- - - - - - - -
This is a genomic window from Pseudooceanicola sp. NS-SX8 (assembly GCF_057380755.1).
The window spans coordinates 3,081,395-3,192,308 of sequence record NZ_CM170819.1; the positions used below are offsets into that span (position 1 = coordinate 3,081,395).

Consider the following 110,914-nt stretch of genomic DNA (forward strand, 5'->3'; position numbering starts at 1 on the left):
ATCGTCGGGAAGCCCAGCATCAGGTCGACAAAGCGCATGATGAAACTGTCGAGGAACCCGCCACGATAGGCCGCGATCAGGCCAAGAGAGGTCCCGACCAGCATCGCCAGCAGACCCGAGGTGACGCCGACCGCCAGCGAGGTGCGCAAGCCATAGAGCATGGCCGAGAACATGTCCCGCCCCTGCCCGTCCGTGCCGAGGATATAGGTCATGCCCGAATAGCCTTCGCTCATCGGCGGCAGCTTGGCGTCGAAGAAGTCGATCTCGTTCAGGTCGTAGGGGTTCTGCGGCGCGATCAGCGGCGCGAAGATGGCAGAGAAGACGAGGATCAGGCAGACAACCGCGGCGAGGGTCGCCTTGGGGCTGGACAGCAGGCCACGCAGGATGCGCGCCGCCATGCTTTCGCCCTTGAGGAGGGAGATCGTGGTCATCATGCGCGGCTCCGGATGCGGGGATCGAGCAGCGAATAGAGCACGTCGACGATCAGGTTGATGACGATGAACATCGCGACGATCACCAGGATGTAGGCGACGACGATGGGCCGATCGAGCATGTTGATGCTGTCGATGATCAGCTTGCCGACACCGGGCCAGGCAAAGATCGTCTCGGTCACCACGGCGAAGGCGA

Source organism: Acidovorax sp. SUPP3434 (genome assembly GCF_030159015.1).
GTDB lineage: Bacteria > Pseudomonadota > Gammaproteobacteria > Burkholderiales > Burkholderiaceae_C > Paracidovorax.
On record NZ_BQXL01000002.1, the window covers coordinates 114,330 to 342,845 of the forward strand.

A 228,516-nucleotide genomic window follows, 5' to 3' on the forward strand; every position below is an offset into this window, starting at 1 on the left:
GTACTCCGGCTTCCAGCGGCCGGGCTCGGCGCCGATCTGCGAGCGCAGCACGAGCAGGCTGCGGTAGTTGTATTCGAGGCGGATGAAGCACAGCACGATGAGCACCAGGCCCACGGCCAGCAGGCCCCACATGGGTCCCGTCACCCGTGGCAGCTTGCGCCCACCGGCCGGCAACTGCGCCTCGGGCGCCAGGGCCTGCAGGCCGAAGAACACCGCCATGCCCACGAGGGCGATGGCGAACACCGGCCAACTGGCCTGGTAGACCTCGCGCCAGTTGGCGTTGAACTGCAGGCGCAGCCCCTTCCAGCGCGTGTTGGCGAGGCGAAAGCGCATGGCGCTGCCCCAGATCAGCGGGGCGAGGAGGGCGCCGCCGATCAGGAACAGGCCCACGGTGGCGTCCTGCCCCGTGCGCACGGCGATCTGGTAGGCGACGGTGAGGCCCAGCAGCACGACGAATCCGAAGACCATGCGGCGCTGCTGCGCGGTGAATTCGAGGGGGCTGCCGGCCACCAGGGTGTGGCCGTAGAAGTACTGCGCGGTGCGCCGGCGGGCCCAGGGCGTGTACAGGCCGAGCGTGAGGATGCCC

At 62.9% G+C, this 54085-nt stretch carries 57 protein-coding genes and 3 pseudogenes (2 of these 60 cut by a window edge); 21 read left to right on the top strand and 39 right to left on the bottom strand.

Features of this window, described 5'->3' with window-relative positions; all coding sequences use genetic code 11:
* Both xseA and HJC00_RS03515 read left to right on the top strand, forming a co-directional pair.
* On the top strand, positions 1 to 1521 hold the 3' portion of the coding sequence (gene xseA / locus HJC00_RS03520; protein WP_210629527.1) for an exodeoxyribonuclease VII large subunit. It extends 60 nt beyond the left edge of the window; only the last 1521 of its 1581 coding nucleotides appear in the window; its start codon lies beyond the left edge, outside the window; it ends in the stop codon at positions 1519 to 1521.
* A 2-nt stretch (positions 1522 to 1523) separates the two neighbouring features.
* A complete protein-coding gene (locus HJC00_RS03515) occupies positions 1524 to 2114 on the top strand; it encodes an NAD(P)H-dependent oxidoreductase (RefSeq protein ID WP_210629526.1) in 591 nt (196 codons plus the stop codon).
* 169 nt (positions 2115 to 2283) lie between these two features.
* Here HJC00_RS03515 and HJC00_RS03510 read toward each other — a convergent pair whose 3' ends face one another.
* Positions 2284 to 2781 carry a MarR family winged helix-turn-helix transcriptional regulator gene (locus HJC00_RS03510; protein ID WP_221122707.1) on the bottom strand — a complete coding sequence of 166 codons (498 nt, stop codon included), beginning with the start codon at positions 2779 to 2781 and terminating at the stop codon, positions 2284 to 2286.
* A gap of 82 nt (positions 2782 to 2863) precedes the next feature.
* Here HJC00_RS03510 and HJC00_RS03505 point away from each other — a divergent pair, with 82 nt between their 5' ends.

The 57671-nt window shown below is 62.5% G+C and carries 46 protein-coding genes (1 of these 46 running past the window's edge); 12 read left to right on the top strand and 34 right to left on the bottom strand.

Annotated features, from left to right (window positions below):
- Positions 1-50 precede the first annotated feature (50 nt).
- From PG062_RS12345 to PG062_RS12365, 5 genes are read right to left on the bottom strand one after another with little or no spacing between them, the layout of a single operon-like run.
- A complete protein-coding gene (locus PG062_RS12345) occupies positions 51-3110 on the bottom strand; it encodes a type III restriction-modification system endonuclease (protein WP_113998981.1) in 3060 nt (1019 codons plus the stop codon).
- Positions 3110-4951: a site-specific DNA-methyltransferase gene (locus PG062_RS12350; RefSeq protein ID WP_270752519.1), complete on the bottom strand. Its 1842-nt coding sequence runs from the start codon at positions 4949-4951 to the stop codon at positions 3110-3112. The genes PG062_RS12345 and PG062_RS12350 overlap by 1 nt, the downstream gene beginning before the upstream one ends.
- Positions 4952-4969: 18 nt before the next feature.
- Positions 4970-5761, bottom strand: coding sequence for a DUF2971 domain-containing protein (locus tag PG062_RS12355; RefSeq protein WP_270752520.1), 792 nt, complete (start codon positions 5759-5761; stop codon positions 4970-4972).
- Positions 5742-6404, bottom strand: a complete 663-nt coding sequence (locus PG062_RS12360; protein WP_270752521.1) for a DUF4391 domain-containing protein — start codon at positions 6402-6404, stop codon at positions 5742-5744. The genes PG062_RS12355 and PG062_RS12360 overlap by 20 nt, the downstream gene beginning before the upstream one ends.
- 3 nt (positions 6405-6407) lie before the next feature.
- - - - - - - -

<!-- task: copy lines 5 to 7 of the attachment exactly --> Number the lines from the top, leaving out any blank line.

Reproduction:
Source organism: Acidovorax sp. SUPP3434 (genome assembly GCF_030159015.1).
GTDB lineage: Bacteria > Pseudomonadota > Gammaproteobacteria > Burkholderiales > Burkholderiaceae_C > Paracidovorax.
On record NZ_BQXL01000002.1, the window covers coordinates 114,330 to 342,845 of the forward strand.